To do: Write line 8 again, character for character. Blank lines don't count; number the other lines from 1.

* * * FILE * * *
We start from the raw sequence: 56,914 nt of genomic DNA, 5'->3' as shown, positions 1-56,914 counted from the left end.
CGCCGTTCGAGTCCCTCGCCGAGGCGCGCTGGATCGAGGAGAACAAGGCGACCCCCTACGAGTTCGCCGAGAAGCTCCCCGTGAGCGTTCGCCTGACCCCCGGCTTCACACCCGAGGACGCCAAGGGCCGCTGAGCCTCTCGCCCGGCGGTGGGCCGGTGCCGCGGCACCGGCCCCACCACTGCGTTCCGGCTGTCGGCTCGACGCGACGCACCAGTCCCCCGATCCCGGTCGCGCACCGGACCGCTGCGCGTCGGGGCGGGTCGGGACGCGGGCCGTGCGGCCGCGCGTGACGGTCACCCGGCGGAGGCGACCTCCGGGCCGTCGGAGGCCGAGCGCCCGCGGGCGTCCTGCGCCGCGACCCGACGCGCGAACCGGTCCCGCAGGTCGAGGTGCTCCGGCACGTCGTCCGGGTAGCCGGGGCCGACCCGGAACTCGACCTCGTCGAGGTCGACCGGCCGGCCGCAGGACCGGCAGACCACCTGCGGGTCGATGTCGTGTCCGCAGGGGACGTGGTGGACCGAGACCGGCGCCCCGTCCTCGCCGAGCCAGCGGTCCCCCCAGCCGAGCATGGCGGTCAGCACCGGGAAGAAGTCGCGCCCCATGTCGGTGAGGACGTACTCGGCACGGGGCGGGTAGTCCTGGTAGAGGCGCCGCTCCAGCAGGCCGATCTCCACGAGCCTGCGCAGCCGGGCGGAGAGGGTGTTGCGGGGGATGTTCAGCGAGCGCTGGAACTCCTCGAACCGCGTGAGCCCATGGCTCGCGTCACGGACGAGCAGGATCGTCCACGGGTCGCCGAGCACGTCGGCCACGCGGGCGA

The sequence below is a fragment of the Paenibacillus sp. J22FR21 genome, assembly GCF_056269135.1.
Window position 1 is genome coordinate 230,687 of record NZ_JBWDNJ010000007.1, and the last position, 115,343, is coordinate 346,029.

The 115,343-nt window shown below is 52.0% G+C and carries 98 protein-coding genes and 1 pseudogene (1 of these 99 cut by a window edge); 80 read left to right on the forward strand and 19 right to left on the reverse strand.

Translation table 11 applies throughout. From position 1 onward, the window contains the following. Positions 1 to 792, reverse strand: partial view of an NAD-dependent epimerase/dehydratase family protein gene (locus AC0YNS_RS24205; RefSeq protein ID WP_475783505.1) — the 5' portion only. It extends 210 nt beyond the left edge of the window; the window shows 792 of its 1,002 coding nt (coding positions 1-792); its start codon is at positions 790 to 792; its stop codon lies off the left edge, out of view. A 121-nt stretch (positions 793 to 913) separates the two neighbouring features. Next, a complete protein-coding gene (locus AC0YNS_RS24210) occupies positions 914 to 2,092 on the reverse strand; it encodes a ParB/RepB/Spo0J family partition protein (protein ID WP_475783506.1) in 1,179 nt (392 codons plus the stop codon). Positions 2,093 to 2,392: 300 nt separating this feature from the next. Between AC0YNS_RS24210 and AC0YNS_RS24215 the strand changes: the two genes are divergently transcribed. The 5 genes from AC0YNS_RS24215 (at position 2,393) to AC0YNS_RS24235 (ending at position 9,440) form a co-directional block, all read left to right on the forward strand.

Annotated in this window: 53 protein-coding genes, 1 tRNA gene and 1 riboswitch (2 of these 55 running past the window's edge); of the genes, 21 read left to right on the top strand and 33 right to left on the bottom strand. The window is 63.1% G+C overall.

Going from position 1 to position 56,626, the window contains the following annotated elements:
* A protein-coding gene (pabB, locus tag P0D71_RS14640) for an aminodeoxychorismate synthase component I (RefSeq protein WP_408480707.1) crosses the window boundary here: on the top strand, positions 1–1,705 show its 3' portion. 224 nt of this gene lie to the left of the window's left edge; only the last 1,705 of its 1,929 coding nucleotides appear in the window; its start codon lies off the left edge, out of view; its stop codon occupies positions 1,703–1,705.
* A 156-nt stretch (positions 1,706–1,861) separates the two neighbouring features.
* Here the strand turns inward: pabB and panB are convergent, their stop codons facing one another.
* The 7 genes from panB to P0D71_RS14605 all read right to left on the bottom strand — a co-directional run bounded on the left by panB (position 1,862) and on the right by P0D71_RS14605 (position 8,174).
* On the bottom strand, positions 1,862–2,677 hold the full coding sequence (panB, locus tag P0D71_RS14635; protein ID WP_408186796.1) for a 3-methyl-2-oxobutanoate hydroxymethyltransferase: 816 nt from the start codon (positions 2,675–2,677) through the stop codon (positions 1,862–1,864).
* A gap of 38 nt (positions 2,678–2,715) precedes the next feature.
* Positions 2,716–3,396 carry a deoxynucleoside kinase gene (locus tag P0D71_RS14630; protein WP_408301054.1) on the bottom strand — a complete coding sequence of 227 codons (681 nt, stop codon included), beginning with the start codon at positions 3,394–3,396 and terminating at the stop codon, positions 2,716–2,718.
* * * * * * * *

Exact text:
Going from position 1 to position 56,626, the window contains the following annotated elements: